At the lowest level - well, it's often handy to know what you're going to do the next day, so you can wake up in the morning with a sense of purpose. But on the other hand... Meh, just go with the flow. Do whatever you feel like. When arriving in a new destination, definitely set out on your own and go explore. Don't start out with a tour or visiting all the obvious touristy highlights, but just see where your feet will take you. You'll wander through some very boring streets, undoubtedly - but you'll also get to see things no other tourist sees and sniff up the real atmosphere of a place. And there'll be plenty of time to do the tourist thing some other day.

Is it best to take money with you?

Send it first?

Or keep it until you get to Oz, then "take" it from an account in UK?

Which will be the best rate? Where is it best to keep it? Which bank?

I am told to leave it here in the UK until i get to Oz, then move it over?!

This generally works out most cost-effective, yes.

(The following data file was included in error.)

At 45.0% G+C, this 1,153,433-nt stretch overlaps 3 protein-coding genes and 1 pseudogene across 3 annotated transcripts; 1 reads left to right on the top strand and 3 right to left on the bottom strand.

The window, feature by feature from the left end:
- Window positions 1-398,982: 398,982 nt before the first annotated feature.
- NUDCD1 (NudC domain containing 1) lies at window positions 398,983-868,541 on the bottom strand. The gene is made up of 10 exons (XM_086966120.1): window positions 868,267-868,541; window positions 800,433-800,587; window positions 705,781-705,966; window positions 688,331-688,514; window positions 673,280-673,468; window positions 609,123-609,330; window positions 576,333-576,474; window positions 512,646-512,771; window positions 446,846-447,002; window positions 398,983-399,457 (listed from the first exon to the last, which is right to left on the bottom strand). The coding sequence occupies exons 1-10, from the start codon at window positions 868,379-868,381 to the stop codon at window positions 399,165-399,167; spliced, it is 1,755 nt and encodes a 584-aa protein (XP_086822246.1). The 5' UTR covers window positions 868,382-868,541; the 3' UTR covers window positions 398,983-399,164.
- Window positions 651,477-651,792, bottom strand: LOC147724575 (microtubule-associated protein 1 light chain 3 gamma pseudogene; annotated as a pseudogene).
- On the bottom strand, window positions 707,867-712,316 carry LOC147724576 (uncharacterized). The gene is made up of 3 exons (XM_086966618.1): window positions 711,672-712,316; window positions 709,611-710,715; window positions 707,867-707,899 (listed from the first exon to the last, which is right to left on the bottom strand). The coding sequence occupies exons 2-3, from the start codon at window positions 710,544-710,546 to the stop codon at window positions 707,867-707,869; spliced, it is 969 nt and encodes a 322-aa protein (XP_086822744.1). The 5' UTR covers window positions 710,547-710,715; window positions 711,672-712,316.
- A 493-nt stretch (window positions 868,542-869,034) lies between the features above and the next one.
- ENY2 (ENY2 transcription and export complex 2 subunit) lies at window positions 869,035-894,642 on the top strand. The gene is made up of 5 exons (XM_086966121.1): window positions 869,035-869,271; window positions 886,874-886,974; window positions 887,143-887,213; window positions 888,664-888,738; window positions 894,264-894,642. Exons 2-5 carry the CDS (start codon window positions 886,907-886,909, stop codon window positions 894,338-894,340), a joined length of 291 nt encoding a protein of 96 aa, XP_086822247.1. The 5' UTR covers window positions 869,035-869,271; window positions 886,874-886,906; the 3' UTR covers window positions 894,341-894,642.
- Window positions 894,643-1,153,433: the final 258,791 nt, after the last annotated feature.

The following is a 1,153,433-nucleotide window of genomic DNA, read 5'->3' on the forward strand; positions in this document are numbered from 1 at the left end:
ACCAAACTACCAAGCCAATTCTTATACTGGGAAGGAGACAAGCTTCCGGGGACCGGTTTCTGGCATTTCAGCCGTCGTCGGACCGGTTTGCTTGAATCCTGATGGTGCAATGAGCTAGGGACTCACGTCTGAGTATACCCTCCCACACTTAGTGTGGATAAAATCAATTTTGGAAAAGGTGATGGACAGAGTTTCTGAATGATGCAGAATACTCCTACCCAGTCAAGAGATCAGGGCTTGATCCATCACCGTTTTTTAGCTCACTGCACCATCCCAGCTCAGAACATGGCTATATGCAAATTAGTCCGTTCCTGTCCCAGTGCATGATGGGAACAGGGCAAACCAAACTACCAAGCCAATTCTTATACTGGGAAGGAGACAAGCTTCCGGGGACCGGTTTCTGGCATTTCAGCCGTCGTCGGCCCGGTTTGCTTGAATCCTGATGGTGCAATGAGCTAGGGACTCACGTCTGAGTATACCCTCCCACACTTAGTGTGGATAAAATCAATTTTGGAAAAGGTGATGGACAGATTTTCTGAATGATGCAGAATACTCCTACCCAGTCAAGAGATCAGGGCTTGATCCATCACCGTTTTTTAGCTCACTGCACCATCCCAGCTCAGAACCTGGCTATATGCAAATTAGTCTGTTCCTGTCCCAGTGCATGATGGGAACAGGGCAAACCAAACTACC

As for which bank... they all suck, and they all have high monthly charges for the privilege of giving you access to your own money, with extra charges applying when you withdraw money from a competing bank's ATM. So go with one of the big ones, and try to have as little to do with them as possible.
Personally I went with ANZ, and they were okay.

2. If i get somewhere i wish to see (e.g Fraser Island, Rainbow beach etc) Do i stay there, or stay in the nearest busy town, e.g Brisbane??

You stay there. Really don't underestimate the distances involved in Australia - nor the availability of hostels in even the most remote locations. :)

3. If i find a job and i'm staying in a hostel, do i just continue to work and live out of the hostel, or do most people find more "appropriate" accomodation. Do many people stayin hostels for long periods or do they move to proper houses etc once work is found?!

There's some long-stay hostels, and some people who really like staying there - but most hostels have a maximum stay period of one or two weeks, and generally speaking it'd be a much more expensive proposition to stay in a hostel than to find long-term accommodation.
Share-houses are very popular in Australia. A group of three to six people renting a house together on yearly leases (mostly students, but quite a few travellers, too), with relatively high turnover (and/or people heading to Europe for a couple of months, leaving their room empty for that duration), so there'll always be some places looking for someone new to stay for a couple of months, until the end of the lease.
To find these places, check bookstore notice boards, flatmatefinders.com.au, university notice boards, the thorntree forum, free weekly newspapers e.a.